Hepatitis C News
Week Ending September 20, 2021

Health department offers treatments for Hepatitis C
“It’s been three years since the Carteret County Health Department started its Hepatitis C treatment program, and 122 patients have completed treatment. That may not seem like much, but it can take up to eight months to finish treatments, depending on the medication used, according to health department family nurse practitioner Jessica Harris.”

Effects of Short vs Standard Course Therapy With Sofosbuvir-Velpatasvir in Patients With Heptatitis C Virus
“In patients with recently diagnosed hepatitis C virus (HCV) infection, a 6-week course of therapy with sofosbuvir-velpatasvir appeared to be less effective compared with standard 12-week therapy, according to results of a study published in the Journal of Hepatology.”

Prompt attention and action is the need of the hour to limit hepatitis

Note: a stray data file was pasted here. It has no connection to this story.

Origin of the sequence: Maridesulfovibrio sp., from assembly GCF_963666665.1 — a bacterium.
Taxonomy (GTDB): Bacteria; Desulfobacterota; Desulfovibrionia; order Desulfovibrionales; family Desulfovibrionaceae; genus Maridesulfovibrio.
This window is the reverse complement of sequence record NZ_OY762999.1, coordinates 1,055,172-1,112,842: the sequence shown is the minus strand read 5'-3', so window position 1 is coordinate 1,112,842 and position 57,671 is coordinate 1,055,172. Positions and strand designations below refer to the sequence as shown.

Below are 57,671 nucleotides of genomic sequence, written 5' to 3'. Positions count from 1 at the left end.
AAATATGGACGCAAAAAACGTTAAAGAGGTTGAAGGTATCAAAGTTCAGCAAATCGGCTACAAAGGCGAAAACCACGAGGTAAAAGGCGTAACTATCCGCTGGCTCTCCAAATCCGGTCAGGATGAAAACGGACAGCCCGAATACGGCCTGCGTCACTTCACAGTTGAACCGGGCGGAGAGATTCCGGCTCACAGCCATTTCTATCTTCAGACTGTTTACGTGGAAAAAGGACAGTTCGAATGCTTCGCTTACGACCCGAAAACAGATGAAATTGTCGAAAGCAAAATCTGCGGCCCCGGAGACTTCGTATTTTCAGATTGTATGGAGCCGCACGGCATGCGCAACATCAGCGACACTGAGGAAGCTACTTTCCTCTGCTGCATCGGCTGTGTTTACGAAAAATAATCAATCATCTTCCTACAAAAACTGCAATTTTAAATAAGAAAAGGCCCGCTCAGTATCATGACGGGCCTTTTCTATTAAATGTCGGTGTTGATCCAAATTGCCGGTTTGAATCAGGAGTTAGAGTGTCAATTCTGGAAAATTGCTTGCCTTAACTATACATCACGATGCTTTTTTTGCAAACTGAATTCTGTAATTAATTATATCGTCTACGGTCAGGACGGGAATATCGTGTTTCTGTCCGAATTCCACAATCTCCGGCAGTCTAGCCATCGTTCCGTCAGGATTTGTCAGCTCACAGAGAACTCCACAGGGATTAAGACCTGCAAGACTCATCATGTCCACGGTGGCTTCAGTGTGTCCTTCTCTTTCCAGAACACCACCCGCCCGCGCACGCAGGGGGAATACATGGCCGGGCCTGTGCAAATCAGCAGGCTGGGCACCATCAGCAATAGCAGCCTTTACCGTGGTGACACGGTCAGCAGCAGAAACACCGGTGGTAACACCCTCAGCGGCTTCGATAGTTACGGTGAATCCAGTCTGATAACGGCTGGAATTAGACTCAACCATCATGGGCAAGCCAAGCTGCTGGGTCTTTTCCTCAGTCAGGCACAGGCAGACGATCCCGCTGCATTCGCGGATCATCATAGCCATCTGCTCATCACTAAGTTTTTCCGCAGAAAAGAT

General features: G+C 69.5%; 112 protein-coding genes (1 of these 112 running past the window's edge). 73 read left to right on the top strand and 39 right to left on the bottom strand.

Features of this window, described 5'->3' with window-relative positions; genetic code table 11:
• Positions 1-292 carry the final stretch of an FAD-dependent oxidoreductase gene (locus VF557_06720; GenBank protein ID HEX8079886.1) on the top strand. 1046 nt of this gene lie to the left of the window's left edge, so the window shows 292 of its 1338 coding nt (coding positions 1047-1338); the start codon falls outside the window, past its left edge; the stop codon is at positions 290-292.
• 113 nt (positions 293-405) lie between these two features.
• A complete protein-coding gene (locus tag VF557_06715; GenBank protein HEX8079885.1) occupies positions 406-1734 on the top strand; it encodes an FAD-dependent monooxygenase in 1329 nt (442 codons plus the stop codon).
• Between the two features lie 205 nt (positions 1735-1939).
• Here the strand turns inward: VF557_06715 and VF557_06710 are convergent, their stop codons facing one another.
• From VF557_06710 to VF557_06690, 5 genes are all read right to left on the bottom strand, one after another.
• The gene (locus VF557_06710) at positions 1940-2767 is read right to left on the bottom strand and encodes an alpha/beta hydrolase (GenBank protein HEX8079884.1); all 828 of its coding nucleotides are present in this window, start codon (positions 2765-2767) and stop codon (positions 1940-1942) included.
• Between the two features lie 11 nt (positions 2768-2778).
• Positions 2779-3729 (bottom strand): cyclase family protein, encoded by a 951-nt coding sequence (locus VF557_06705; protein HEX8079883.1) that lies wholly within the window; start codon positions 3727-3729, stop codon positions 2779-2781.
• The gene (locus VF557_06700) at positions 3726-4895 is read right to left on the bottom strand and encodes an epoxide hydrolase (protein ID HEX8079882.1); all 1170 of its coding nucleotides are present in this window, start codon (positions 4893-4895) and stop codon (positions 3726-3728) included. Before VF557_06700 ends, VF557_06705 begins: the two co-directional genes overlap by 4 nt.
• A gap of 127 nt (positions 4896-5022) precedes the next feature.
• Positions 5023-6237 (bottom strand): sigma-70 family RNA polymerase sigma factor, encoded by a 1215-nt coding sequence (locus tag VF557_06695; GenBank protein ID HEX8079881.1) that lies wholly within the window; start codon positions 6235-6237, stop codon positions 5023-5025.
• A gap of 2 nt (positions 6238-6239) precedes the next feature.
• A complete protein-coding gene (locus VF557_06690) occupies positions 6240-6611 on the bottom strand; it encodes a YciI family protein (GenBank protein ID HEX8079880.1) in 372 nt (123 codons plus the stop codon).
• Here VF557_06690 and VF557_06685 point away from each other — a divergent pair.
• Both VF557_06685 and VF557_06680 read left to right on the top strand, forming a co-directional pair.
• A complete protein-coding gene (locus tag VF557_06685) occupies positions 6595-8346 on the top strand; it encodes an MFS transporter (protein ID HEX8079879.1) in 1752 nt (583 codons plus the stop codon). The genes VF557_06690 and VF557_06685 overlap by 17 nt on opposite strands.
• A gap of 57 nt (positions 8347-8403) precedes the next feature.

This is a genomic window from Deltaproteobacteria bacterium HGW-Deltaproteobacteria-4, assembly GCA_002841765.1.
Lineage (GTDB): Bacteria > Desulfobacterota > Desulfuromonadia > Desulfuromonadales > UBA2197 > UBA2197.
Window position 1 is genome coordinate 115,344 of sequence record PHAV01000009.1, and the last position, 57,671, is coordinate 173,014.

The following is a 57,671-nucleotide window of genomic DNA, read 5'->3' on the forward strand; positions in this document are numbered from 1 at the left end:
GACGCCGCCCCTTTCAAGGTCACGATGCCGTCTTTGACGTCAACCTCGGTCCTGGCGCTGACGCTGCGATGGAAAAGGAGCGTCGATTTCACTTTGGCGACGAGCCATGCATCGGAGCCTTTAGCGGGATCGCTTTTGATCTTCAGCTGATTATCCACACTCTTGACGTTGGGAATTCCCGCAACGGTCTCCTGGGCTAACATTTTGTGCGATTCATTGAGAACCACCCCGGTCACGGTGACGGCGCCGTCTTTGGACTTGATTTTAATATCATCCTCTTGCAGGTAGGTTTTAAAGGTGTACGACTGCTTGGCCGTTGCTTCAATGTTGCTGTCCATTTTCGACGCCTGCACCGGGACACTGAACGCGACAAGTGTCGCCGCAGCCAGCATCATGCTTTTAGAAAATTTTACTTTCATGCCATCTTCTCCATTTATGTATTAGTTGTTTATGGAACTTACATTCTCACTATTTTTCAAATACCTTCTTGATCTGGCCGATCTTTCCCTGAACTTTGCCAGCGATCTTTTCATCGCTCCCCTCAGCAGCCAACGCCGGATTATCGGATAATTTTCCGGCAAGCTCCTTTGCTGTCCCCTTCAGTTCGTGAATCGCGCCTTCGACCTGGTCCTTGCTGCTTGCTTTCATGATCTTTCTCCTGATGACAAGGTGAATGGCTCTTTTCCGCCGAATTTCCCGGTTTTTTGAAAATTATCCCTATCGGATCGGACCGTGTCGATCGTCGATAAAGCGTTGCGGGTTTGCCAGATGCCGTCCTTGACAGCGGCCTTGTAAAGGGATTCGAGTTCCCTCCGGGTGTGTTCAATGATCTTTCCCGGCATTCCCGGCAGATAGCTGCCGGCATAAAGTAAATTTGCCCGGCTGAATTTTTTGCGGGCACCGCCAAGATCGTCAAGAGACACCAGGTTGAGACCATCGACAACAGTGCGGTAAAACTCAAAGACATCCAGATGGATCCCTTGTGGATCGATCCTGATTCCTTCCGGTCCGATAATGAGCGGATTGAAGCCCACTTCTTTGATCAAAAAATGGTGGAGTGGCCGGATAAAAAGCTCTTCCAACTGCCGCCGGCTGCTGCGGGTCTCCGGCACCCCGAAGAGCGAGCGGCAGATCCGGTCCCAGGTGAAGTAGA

“Hepatitis is major health concern especially in developing and under developed countries. In fact, greater awareness about viral hepatitis is critical to limit the spread and subsequently to eradicate the condition from our country.”

Predicting Which Patients Will Develop HCC After HCV Treatment
“The Enhanced Liver Fibrosis (ELF) score may be a useful marker for predicting which patients with hepatitis C treated with direct-acting antivirals (DAAs) will go on to develop hepatocellular carcinoma (HCC), according to a study published in Molecular and Clinical Oncology.”

What to know about testing for hepatitis
“Hepatitis is a group of viral liver diseases, including hepatitis A, B, and C. Doctors use a hepatitis panel, a type of blood test, to diagnose hepatitis.”

Structural insights into hepatitis C virus receptor binding and entry
“Hepatitis C virus (HCV) infection is a causal agent of chronic liver disease, cirrhosis and hepatocellular carcinoma in humans, and afflicts more than 70 million people worldwide. The HCV envelope glycoproteins E1 and E2 are responsible for the binding of the virus to the host cell, but the exact entry process remains undetermined.”

Hepatitis C and diabetes: What is the link?
“The hepatitis C virus (HCV) spreads through contact with blood. It can cause an acute or chronic infection. If HCV becomes chronic, it can contribute to liver damage and the development of other conditions, including diabetes.”